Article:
Next year I promise to be better organised.  Did you notice, we didn’t even stop for cake? (though I did pick some up to nibble on the ferry  🙂 ). If you’d like to know more about the celebration, this link gives a little background.  Right now I have walks to share.   Join me next time on Jo’s Monday walk?  You’ll be more than welcome.

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Say hello to Natalie!  She’s doing her best to get us all fit this year :

Wellness Post #1 : A Fresh Start

Suzanne’s not trying quite so hard.  Coffee and cake, anyone?  And beautiful scenery too, of course :

A Walk around Mt. Maunganui Mauao

There’s no doubt that Carol’s right!  The waterfront at Vancouver is the place to be :

In the Right Place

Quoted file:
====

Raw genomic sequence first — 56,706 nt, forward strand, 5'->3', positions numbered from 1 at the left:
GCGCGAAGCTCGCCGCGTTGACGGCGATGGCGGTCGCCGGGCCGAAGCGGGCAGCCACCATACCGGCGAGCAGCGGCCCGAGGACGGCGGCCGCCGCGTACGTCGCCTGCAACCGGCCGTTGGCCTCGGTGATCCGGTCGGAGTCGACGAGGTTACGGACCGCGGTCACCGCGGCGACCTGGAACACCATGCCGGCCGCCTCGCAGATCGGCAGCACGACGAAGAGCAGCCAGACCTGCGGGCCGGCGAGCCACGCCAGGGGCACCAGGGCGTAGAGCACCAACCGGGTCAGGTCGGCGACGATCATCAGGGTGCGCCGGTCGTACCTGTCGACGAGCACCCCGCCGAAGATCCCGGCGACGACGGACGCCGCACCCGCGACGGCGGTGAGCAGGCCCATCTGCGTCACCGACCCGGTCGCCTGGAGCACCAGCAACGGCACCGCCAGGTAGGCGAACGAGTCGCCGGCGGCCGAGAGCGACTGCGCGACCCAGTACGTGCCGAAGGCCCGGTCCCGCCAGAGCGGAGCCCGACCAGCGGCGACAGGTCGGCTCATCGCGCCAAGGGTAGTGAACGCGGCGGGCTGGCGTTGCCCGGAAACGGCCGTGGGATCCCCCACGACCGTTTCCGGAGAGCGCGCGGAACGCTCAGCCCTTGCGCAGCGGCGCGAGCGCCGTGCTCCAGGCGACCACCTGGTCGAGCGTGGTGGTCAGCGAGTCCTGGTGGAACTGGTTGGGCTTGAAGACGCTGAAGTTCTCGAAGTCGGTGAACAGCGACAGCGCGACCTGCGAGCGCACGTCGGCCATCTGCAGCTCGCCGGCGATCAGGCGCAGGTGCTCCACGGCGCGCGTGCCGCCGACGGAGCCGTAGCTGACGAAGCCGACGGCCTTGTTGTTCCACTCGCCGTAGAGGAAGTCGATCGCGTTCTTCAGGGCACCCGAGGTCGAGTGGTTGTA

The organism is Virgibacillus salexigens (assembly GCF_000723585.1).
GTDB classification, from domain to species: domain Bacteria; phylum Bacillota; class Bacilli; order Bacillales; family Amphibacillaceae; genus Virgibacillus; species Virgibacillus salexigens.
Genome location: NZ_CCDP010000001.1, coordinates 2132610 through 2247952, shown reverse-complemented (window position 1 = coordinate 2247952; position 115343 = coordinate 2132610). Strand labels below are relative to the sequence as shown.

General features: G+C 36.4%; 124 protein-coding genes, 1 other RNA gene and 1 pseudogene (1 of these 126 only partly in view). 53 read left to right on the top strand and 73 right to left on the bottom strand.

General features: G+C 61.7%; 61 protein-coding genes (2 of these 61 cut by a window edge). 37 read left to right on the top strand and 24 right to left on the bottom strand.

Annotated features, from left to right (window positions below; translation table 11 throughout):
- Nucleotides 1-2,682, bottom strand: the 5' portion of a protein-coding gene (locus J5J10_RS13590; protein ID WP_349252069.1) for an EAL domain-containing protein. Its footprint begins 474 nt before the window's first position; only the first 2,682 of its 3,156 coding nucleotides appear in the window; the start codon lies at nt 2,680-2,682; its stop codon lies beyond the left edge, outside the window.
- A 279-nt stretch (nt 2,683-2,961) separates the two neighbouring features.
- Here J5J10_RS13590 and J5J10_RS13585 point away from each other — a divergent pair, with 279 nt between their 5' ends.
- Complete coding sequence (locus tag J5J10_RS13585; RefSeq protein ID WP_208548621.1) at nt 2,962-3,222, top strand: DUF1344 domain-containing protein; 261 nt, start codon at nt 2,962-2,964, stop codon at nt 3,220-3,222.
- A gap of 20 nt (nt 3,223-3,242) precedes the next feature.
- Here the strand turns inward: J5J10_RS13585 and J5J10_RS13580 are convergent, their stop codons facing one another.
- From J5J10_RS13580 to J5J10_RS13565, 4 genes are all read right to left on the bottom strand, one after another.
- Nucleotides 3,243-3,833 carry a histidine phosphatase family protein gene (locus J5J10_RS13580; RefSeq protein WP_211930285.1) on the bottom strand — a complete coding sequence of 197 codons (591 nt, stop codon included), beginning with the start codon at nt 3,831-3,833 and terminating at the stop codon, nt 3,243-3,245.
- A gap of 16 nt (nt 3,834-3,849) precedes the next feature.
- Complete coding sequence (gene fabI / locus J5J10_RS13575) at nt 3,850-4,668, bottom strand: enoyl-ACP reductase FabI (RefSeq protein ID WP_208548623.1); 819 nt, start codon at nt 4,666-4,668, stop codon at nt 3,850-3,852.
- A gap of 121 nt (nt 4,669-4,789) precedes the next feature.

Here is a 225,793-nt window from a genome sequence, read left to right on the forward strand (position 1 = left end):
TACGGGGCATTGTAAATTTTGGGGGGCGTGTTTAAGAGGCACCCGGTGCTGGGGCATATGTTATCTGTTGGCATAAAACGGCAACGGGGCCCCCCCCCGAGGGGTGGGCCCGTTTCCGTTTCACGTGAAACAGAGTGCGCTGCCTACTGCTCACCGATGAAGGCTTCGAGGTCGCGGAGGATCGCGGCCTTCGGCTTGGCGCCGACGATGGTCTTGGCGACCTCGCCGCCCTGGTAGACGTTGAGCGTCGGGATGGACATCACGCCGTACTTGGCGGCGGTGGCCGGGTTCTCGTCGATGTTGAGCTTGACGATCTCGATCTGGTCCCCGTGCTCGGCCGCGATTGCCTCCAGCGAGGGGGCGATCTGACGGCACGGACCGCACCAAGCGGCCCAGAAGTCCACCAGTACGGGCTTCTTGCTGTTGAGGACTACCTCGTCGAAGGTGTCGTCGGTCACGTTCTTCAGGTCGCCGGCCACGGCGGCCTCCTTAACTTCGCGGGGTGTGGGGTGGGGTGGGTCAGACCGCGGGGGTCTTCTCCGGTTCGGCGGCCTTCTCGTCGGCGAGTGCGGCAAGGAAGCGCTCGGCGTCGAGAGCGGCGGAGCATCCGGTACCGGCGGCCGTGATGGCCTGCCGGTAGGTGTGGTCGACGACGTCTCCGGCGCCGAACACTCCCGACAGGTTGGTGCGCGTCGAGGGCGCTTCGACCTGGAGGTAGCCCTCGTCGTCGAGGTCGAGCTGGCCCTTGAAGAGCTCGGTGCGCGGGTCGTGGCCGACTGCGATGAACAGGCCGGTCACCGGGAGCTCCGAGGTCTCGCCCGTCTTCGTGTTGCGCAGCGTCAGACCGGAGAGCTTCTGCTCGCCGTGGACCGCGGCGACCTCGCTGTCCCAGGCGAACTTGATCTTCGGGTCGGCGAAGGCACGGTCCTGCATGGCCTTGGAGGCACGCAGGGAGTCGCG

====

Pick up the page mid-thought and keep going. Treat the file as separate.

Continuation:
Is it Winter somewhere in the world?  Apparently so!  Drake’s tracked it down for us :

Live and let’s snow

No such problems at Alice’s place!

Outdoors in January

While Geoff launches a series of fond memories with his Dad :

Walking With The Wind At My Back : Part One

Jackie always seems to have a plan or two up her sleeve :

New Year Appetizer

And Anabel has always just been somewhere interesting and beautiful :

Hebridean Hop 18 : Vatersay

More amazing architectural explorations with Cathy, this week :

Chaco Culture: Pueblo Arroyo & the Casa Rinconada community

You may not wander far but, if you look, you can always find something interesting.  Pauline and Jack set a fine example :

Lens-Artists photo challenge : Curves in Buddhism

Next week I shall be sharing purely Portuguese almond blossom.  For now my attention is seriously distracted by Australian Open tennis and the return to play of Rafael Nadal and Andy Murray.  Have a great week, won’t you?

 

Six word Saturday

Loving Christmas time in the Algarve

I’ve been seriously neglecting Becky’s Square challenge this month, but time marches on and it’s almost time to wish you all a very Merry Christmas.